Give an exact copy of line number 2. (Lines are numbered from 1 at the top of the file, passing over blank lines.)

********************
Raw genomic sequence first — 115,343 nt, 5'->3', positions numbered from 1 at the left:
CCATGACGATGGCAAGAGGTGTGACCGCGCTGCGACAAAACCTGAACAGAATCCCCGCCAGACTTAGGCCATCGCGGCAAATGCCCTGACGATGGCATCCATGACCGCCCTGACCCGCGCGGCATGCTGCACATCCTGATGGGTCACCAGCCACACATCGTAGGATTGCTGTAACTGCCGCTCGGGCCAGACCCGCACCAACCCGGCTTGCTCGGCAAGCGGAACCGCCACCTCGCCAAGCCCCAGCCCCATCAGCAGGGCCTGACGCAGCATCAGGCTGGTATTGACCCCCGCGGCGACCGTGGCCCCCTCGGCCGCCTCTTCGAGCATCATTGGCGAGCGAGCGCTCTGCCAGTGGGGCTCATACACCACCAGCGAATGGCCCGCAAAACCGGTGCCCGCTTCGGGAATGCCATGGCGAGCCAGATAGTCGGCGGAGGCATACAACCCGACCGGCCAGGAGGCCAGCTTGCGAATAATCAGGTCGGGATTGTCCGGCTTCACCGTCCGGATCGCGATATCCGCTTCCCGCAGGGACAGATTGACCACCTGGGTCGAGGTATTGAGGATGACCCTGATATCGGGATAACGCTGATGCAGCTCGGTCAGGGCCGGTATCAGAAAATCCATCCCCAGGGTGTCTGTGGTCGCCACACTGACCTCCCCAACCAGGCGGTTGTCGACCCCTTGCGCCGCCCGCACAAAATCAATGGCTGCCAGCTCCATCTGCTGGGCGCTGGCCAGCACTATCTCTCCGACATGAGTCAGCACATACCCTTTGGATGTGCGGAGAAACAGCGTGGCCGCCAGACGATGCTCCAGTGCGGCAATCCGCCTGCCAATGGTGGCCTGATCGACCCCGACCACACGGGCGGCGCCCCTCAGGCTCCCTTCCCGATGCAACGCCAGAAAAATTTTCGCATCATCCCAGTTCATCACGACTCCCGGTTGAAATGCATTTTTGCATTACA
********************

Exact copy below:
CCATGACGATGGCAAGAGGTGTGACCGCGCTGCGACAAAACCTGAACAGAATCCCCGCCAGACTTAGGCCATCGCGGCAAATGCCCTGACGATGGCATCCATGACCGCCCTGACCCGCGCGGCATGCTGCACATCCTGATGGGTCACCAGCCACACATCGTAGGATTGCTGTAACTGCCGCTCGGGCCAGACCCGCACCAACCCGGCTTGCTCGGCAAGCGGAACCGCCACCTCGCCAAGCCCCAGCCCCATCAGCAGGGCCTGACGCAGCATCAGGCTGGTATTGACCCCCGCGGCGACCGTGGCCCCCTCGGCCGCCTCTTCGAGCATCATTGGCGAGCGAGCGCTCTGCCAGTGGGGCTCATACACCACCAGCGAATGGCCCGCAAAACCGGTGCCCGCTTCGGGAATGCCATGGCGAGCCAGATAGTCGGCGGAGGCATACAACCCGACCGGCCAGGAGGCCAGCTTGCGAATAATCAGGTCGGGATTGTCCGGCTTCACCGTCCGGATCGCGATATCCGCTTCCCGCAGGGACAGATTGACCACCTGGGTCGAGGTATTGAGGATGACCCTGATATCGGGATAACGCTGATGCAGCTCGGTCAGGGCCGGTATCAGAAAATCCATCCCCAGGGTGTCTGTGGTCGCCACACTGACCTCCCCAACCAGGCGGTTGTCGACCCCTTGCGCCGCCCGCACAAAATCAATGGCTGCCAGCTCCATCTGCTGGGCGCTGGCCAGCACTATCTCTCCGACATGAGTCAGCACATACCCTTTGGATGTGCGGAGAAACAGCGTGGCCGCCAGACGATGCTCCAGTGCGGCAATCCGCCTGCCAATGGTGGCCTGATCGACCCCGACCACACGGGCGGCGCCCCTCAGGCTCCCTTCCCGATGCAACGCCAGAAAAATTTTCGCATCATCCCAGTTCATCACGACTCCCGGTTGAAATGCATTTTTGCATTACA